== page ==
BBC Young Writers' Award 2017 Launches Today
The Award was launched in 2015 to celebrate the 10th Anniversary of the BBC National Short Story Award, to create a launchpad for the next generation of writing talent. Last year the Award was won by 14 year old Lizzie Freestone for her story Ode to a Boy Musician.
Open to all young people aged 14 to 18 that live in the UK, entrants are asked to create stories of up to 1000 words on any topic, with the judges eager to see stories that show real imagination and creativity, and high quality writing that can capture and hold the reader.
The shortlist of the top five stories will be announced on Saturday 30th September 2017 with the finalists invited to attend the BBC NSSA 2017 ceremony in London on Tuesday 3rd October 2017, where the winner will be announced. The winner will also have their story broadcast on BBC Radio 1 and receive a personalised mentoring session with an author to help develop their writing skills. All five shortlisted writers will be given a guided tour of BBC Broadcasting House and have the chance to meet high-profile authors, publishers, agents and broadcasters. The shortlist will also have their stories published on the BBC Radio 1 website and receive a free copy of the BBC NSSA anthology.
The deadline for receipt of entries is 5pm (BST) Friday 21st April 2017. For more information and resources to help writers get started with their stories, click HERE.
Another great opportunity for young writers comes from Rife Magazine (edited by BBC YWA judge Nikesh Shukla), who are crowdfunding for a book of essays on what it's like being young in the UK today, by writers under 24 that will be published by Unbound.
'The country is messed up and our future is looking gloomy. We, Britain’s young people, have to live with the repercussions of what the oldies have done --- we didn’t vote for Brexit, we didn’t vote in Theresa May, and you know what? We’re sick of being talked about instead of talked to. So here’s our book. Written for you by us. You’re welcome. If you think that’s all a bit in your face, you should know that it’s never been harder to be young, so it’s no wonder we’re angry. One in four people under 25 will be affected by mental illness. 52% of all people under 25 have looked for advice on homelessness. As university fees rise, job opportunities dry up and houses get more expensive, we are facing an ever-expanding chasm of doubt, instability and, basically, buckling down for a really, really rough time for the rest of our lives.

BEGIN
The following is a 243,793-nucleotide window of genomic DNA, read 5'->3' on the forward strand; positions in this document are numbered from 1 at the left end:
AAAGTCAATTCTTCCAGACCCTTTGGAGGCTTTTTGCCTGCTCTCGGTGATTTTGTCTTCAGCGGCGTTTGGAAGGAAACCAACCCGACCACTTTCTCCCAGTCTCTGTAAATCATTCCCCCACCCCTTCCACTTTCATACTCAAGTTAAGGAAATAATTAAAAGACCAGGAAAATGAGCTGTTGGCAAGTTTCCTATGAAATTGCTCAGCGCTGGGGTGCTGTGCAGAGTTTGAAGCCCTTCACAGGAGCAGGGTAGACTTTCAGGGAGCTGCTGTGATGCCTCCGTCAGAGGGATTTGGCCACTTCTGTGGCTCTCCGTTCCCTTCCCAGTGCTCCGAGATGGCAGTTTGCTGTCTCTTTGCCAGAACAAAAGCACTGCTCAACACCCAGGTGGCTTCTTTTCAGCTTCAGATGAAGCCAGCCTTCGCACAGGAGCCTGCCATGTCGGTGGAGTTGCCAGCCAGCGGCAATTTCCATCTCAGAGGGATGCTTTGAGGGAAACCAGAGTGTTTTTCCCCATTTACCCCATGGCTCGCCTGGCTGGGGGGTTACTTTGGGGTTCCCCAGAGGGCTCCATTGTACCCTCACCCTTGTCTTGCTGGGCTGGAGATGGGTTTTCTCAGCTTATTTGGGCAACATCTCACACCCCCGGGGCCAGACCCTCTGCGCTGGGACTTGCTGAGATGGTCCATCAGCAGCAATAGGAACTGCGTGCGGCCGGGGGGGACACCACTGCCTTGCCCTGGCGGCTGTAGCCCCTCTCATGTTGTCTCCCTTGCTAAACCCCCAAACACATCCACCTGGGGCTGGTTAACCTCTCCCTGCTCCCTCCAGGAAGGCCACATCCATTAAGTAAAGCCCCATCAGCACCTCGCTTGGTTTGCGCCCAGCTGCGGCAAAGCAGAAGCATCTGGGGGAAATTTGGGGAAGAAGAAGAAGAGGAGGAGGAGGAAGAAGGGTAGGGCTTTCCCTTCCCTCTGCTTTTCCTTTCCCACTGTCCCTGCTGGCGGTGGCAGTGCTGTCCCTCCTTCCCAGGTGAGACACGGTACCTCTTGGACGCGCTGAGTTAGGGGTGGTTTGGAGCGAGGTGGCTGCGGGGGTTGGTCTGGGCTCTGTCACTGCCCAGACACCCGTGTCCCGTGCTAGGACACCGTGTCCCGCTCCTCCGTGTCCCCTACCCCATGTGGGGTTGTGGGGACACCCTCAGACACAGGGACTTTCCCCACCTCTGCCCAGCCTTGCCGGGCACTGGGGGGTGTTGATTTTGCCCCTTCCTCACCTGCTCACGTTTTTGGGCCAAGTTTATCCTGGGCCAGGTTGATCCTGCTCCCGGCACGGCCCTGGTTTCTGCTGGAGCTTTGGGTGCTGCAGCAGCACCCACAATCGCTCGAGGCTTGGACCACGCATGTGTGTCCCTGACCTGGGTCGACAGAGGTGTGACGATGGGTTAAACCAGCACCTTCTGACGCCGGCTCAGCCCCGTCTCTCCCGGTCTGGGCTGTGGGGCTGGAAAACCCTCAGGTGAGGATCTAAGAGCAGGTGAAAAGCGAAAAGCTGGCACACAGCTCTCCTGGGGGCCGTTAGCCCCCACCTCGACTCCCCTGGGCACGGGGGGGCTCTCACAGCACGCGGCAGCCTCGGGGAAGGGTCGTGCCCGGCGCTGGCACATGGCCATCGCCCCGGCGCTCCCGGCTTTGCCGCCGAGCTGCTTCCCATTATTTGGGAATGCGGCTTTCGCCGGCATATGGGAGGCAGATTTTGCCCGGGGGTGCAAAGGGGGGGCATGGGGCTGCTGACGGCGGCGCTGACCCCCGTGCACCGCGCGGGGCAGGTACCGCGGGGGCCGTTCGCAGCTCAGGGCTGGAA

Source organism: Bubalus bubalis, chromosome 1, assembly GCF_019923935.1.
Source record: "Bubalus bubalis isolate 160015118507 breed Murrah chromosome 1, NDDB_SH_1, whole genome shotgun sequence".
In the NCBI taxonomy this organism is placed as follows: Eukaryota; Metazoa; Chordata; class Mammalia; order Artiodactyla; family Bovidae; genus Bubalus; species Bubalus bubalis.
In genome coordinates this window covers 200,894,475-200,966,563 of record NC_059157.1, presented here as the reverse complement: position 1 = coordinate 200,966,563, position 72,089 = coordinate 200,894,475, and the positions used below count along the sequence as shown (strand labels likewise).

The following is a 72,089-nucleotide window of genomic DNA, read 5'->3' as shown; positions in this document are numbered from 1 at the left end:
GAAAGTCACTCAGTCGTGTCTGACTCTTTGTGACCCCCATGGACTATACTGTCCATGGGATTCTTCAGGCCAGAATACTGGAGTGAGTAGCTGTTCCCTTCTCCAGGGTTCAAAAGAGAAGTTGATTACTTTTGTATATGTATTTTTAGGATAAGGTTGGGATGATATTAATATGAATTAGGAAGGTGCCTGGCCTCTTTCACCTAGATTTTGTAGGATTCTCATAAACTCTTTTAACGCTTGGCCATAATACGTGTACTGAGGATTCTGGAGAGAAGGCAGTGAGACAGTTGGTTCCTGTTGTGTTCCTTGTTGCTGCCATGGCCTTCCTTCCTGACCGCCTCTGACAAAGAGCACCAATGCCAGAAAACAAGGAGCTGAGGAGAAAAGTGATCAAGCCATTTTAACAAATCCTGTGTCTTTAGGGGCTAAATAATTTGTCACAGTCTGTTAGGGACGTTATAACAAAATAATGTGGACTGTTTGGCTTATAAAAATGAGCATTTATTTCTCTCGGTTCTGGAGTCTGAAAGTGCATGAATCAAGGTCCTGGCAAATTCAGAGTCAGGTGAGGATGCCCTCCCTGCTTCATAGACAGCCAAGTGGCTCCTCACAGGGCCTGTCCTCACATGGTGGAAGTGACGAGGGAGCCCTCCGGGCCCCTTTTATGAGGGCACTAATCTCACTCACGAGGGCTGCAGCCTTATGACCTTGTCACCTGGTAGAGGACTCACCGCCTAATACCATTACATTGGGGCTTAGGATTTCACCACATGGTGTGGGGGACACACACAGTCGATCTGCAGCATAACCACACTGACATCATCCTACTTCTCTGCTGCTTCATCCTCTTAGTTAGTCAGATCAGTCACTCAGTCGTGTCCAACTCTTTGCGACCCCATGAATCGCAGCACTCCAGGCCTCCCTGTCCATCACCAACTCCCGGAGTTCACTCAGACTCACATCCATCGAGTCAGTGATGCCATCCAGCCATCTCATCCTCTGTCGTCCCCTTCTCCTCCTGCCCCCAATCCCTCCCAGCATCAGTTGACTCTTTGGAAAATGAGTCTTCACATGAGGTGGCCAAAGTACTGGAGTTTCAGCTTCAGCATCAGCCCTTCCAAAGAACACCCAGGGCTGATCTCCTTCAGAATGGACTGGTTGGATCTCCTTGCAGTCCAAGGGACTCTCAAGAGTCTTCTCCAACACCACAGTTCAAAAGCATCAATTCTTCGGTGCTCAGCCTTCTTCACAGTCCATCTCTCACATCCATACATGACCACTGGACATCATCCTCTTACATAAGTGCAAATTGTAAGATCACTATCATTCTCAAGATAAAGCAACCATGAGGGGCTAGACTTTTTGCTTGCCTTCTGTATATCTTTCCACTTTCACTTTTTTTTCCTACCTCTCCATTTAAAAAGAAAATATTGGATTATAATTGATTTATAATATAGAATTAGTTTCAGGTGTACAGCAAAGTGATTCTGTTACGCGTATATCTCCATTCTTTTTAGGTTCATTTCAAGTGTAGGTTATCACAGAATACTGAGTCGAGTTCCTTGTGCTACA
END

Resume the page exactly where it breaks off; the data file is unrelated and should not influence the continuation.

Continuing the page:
The voice of this generation is noticeably absent from mainstream media, online comment pieces and from news reports. Oi, editors! What are you so scared of? Why aren’t you commissioning us? As usual, it looks like it’s up to us to commission ourselves.
Curated by author and editor of The Good Immigrant, Nikesh Shukla and journalist/Rife alumna Sammy Jones, Rife: 20 Stories From Britain's Youth collects twenty young people’s essays about money, mental health, sex, gender, equality, education, crime and the future.
The writers, all under 24 and selected from all over the UK, include Ella Marshall, Liv Little, Amber Kirk-Ford, Rosalind Jana, Ailsa Fineron and many more. Some have been chosen from Rife Magazine, Bristol’s youth magazine for 13-19 year olds, mentored by Nikesh and produced by Watershed, and some have been chosen for their outstanding contributions to a spectrum of crucial conversations. What they all have in common are their essential insights into what it means to be young in Britain right now. Against the apocalyptic backdrop 2016 has provided us with, our stories prove we are still full of ideas and aspirations. And maybe they’ll fill you with hope too.'
So if you’re under 24, with an interesting story to tell, get in touch with Rife at email@example.com and if you'd like to support their crowdfunding campaign click HERE.